Video assistant referees (VARs) stay”happy” with how their technologies has been used from the Premier League and don’t have any immediate plans to change their’high bar’ prior to intervention, Sky Sports News understands.
VAR was included in controversy after incidents at the weekend involving the Youri Tielemans of Leicester, the Sebastien Haller of West Ham, Aston Villa’s Jack Grealish along with Newcastle’s Isaac Hayden.
Villa had a last-gasp equaliser ruled out afterwards Grealish was adjudged to have dived earlier in the movement, Haller had a penalty appeal turned against Norwich, Tielemans was not red-carded for a nasty attack on Bournemouth’s Callum Wilson and Hayden’s handball from the run-up to Fabian Schar’s goal in the home to Watford was missed.
The Professional Game Match Officials Board [PGMOL] will hold a meeting with referees to assess the most recent round of Premier League matches.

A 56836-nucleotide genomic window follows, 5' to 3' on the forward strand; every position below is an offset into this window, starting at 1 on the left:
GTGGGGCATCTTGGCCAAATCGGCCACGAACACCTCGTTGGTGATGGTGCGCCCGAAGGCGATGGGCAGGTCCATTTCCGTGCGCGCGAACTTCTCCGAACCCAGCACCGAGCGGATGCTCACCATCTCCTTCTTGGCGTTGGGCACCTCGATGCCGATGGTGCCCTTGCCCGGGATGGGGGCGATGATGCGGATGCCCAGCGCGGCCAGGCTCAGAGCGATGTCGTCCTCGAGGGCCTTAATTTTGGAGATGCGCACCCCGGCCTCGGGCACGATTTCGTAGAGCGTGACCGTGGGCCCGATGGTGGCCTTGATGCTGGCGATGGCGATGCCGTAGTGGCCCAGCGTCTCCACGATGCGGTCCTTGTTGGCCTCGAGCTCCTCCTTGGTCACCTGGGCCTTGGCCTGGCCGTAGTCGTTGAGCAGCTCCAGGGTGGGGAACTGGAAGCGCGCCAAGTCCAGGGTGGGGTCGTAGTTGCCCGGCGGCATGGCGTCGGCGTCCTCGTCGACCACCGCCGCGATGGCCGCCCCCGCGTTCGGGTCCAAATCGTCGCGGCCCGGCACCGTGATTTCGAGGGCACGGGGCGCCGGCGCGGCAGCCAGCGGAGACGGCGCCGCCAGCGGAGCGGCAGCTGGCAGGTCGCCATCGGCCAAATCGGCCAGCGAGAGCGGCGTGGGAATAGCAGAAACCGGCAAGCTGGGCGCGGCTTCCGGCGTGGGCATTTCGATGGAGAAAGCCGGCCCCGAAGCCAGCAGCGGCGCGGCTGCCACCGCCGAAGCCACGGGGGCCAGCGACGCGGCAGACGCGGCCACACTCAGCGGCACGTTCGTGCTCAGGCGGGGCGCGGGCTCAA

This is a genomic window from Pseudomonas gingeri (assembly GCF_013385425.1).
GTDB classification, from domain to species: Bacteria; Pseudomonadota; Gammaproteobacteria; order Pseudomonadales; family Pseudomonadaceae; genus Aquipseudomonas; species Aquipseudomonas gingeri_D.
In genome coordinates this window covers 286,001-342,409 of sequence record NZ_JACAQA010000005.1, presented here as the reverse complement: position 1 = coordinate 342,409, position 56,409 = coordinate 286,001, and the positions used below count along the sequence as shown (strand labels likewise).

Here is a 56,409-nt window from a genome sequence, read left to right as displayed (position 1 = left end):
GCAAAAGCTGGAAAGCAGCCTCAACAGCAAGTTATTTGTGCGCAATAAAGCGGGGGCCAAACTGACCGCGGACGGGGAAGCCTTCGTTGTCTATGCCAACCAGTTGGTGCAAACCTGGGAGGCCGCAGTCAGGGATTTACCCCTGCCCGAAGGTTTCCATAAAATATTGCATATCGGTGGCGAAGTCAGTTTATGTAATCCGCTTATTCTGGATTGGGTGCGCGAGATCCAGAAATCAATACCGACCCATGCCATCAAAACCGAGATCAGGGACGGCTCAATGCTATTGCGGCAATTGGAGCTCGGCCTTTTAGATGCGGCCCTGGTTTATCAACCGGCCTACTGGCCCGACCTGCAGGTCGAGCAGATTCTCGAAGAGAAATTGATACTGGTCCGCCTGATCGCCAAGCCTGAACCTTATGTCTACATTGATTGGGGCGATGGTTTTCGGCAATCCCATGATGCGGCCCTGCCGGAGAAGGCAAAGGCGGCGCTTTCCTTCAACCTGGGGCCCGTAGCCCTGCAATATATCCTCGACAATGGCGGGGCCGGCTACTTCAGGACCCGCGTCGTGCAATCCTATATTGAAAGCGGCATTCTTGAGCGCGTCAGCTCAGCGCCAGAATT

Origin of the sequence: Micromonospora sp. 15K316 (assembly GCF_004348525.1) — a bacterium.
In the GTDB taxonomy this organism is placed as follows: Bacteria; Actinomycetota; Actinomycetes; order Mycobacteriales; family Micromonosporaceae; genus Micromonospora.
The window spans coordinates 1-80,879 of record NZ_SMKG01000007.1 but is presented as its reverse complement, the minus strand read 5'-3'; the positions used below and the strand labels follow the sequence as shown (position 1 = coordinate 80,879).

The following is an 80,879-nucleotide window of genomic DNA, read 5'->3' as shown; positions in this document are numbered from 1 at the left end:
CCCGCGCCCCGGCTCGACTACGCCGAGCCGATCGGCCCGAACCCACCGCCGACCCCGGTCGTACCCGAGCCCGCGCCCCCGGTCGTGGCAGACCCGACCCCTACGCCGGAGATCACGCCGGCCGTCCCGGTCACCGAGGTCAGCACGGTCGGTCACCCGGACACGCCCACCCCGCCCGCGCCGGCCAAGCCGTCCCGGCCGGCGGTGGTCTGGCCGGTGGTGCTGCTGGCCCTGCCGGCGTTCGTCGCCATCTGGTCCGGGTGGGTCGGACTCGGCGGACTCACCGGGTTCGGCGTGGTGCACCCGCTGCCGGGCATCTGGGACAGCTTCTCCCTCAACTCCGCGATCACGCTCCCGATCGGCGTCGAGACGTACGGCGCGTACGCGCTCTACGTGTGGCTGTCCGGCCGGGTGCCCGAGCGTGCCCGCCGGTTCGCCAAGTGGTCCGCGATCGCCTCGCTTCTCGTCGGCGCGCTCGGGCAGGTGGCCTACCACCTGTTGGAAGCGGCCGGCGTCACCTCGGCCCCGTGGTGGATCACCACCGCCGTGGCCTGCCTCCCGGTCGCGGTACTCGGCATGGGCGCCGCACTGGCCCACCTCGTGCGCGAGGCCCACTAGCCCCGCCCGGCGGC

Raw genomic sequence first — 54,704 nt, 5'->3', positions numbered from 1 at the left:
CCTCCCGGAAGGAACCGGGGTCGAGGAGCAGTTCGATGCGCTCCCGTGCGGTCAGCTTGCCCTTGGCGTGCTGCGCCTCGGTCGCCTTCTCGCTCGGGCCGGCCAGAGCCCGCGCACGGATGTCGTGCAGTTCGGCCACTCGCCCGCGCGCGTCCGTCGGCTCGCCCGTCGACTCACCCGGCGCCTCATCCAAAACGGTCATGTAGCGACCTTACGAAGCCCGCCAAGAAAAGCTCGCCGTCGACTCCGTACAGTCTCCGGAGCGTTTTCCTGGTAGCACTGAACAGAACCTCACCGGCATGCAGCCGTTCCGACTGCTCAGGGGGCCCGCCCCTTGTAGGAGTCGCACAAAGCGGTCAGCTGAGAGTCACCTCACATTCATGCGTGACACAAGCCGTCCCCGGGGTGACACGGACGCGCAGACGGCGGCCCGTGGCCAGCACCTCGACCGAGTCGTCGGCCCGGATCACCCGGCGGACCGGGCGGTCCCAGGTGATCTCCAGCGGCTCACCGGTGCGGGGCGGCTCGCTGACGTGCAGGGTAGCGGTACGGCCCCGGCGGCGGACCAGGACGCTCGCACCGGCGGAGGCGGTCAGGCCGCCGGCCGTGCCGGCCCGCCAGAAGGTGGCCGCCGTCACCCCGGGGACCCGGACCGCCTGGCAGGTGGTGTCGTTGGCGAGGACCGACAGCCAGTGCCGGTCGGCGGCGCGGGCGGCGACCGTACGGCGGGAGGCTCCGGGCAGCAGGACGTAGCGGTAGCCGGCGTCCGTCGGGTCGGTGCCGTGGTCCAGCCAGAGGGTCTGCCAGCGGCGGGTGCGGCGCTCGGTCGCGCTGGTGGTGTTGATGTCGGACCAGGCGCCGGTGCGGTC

It is understood they will discuss when VAR is used but there are no plans to advocate any modifications to the’pub’ in place prior intervention.
Referees are to use tracks to review any decisions following pre-season advice to avoid slowing the sport down.
Additional monitor checks can take an average of about 90 minutes and also the PGMOL has encouraged its own officials to utilize the screen .
No referee has used the monitor in 40 Premier League games up to now.
The prior referee responsible for VAR’s debut has said supporters need to”trust” them following high-profile incidents this season.
Neil Swarbrick admits it might take up to adjust to VARs from the match.
“I think that it takes a couple of years [for use to it], to be honest,” Swarbrick told Sky Sports News last month.
“You will have those who like soccer the way it was and don’t need any changes, you get your purists who just like the referees to venture out, make decisions, and, if they make it right, get it wrong, they can live with that.”

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